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Kansas Personal Income Tax Laws

Most (but not all) states collect taxes on personal income each year at the same time federal taxes are filed. In addition to one's salary or earnings from work, "taxable income" may also include gambling and lottery winnings or profits from stocks. Types of income that are not taxable include child support payments, welfare benefits, or limited amounts contributed to a retirement account. Most states use a progressive tax code, which is essentially a sliding scale based on income brackets, in which the highest earners pay the highest rate. Income taxes are used for a number of state goods and services available to residents, such as public education, police protection, and assistance for low-income individuals.

Personal Income Tax: Kansas Law

As of this writing (2015), Kansas is in the midst of a multi-year decrease in personal income tax rates through 2018. There are essentially two tax brackets in Kansas, one for all income less than $15,000 (or $30,000 for joint filings) and another for all additional income. See the Kansas Department of Revenue's Forms and Publications section to download forms and learn more about the process.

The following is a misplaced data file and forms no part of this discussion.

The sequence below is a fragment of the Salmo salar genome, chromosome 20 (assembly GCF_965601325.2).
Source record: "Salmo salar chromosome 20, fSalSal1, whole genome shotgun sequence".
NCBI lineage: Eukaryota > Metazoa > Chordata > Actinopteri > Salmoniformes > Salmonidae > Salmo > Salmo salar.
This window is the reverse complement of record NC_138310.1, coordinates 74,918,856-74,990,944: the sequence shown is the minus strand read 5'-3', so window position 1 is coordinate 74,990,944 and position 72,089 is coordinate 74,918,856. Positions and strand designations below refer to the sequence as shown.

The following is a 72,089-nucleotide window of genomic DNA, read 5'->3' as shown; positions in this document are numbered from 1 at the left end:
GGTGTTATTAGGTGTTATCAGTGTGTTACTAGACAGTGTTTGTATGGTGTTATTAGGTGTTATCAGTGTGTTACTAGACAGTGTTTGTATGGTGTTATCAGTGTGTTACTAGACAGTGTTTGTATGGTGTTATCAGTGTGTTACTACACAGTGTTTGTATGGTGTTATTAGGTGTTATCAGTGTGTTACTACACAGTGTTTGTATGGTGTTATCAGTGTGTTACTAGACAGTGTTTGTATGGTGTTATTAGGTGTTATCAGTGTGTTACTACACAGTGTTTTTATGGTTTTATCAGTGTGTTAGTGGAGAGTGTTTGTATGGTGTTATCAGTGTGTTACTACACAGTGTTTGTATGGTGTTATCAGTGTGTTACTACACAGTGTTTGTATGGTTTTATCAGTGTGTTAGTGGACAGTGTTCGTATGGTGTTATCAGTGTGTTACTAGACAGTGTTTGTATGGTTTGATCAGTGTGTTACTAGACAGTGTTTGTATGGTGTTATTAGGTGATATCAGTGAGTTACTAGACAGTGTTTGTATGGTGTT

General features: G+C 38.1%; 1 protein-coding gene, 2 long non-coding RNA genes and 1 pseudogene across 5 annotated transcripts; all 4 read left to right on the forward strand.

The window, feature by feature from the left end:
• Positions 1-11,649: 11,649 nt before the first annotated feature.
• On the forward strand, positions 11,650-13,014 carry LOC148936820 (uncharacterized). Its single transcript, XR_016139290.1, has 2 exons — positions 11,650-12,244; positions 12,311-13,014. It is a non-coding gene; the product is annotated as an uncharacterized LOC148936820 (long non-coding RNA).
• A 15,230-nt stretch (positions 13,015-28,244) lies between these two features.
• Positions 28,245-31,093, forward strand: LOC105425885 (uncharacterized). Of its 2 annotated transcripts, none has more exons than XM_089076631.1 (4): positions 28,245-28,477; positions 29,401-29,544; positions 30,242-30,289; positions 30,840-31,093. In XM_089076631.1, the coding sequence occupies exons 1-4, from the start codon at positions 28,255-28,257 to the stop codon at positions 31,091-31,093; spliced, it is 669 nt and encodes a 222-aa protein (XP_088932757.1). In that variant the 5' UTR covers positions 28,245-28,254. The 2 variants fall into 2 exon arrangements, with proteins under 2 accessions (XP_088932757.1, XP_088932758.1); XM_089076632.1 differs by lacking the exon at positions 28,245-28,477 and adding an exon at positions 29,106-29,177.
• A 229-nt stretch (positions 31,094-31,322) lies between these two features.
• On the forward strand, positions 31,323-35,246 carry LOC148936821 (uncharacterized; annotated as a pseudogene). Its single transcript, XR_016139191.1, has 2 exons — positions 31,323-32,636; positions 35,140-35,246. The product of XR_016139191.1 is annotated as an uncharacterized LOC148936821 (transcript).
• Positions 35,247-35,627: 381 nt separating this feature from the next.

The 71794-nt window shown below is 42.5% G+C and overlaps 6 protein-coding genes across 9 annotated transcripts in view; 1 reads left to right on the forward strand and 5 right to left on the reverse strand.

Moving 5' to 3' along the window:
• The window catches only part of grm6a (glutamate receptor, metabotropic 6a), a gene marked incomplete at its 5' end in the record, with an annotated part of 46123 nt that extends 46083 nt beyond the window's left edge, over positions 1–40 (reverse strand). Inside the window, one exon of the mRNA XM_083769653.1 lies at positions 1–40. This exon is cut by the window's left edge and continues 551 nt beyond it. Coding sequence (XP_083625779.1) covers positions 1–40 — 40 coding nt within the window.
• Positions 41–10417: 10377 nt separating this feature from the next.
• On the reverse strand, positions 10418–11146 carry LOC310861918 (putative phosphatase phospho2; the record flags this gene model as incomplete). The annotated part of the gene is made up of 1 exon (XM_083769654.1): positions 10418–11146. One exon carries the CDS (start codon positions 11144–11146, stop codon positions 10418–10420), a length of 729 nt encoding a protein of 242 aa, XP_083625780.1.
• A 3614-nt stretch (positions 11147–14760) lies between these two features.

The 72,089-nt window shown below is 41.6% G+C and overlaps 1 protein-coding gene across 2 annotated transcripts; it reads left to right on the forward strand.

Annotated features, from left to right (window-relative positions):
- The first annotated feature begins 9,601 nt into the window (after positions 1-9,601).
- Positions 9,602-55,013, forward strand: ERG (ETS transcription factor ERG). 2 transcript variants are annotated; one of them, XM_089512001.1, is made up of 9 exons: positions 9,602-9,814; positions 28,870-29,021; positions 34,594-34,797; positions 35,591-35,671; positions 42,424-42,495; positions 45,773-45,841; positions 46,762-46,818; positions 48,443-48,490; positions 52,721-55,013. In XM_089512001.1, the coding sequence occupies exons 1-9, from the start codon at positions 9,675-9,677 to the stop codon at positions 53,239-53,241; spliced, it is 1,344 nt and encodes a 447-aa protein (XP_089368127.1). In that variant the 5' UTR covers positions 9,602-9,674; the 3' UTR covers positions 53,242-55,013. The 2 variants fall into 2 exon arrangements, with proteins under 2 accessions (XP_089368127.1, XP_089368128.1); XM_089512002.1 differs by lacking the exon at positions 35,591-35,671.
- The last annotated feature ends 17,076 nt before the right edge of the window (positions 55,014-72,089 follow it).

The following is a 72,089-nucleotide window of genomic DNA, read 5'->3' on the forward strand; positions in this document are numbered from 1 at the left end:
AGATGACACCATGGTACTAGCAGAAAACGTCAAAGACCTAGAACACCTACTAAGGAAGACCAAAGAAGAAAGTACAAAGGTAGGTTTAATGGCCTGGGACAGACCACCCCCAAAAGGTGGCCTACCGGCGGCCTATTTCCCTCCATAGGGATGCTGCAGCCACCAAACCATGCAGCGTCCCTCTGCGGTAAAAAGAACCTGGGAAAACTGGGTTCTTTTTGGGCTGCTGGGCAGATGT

A breakdown of personal income tax rates in Kansas and other relevant information is listed in the following chart. See FindLaw's Tax Law section for more articles.

Code Section 79-32, 110, et seq.
Who is Required to File Resident and nonresidents, estates, trusts and fiduciaries; Partnerships and S corporations are not taxable.
Rate(s)
  • Tax Year 2014 - Up to $15,000: 2.7%; more than $15,000: $405 plus 4.8%
  • Tax Year 2015 - Up to $15,000: 2.7%; more than $15,000: $405 plus 4.6%
  • Tax Year 2016 - Up to $15,000: 2.4%; more than $15,000: $360 plus 4.6%
  • Tax Year 2017 - Up to $15,000: 2.3%; more than $15,000: $345 plus 4.6%
  • Tax Year 2018 - Up to $15,000: 2.3%; more than $15,000: $345 plus 3.9%
Federal Income Tax Deductible No
Federal Income Used as Basis Yes

Note: State laws are always subject to change at any time, most often through the enactment of new legislation but sometimes through appellate court decisions, ballot initiatives, or other means. You may want to contact a Kansas tax law attorney or conduct your own legal research to verify the state law(s) you are researching.

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